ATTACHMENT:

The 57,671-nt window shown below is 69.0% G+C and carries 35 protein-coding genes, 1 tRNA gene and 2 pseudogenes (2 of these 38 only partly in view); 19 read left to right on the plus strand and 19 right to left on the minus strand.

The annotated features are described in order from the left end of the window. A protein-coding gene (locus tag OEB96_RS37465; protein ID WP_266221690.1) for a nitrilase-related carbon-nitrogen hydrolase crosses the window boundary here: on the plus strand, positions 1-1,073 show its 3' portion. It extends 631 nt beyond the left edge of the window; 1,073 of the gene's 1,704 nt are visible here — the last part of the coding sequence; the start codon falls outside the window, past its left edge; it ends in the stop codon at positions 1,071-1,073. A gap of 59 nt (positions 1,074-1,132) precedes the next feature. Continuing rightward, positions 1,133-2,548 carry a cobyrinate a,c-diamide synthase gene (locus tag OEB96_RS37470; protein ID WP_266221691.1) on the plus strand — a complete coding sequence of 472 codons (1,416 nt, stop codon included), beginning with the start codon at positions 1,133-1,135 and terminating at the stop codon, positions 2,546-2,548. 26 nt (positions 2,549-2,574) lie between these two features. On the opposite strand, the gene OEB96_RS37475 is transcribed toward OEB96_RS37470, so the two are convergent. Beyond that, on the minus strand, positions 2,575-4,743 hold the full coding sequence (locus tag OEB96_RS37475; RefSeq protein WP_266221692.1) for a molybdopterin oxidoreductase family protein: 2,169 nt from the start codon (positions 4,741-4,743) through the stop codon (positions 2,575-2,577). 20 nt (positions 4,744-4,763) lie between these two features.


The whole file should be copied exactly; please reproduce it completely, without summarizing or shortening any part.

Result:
The 57,671-nt window shown below is 69.0% G+C and carries 35 protein-coding genes, 1 tRNA gene and 2 pseudogenes (2 of these 38 only partly in view); 19 read left to right on the plus strand and 19 right to left on the minus strand.

The annotated features are described in order from the left end of the window. A protein-coding gene (locus tag OEB96_RS37465; protein ID WP_266221690.1) for a nitrilase-related carbon-nitrogen hydrolase crosses the window boundary here: on the plus strand, positions 1-1,073 show its 3' portion. It extends 631 nt beyond the left edge of the window; 1,073 of the gene's 1,704 nt are visible here — the last part of the coding sequence; the start codon falls outside the window, past its left edge; it ends in the stop codon at positions 1,071-1,073. A gap of 59 nt (positions 1,074-1,132) precedes the next feature. Continuing rightward, positions 1,133-2,548 carry a cobyrinate a,c-diamide synthase gene (locus tag OEB96_RS37470; protein ID WP_266221691.1) on the plus strand — a complete coding sequence of 472 codons (1,416 nt, stop codon included), beginning with the start codon at positions 1,133-1,135 and terminating at the stop codon, positions 2,546-2,548. 26 nt (positions 2,549-2,574) lie between these two features. On the opposite strand, the gene OEB96_RS37475 is transcribed toward OEB96_RS37470, so the two are convergent. Beyond that, on the minus strand, positions 2,575-4,743 hold the full coding sequence (locus tag OEB96_RS37475; RefSeq protein WP_266221692.1) for a molybdopterin oxidoreductase family protein: 2,169 nt from the start codon (positions 4,741-4,743) through the stop codon (positions 2,575-2,577). 20 nt (positions 4,744-4,763) lie between these two features.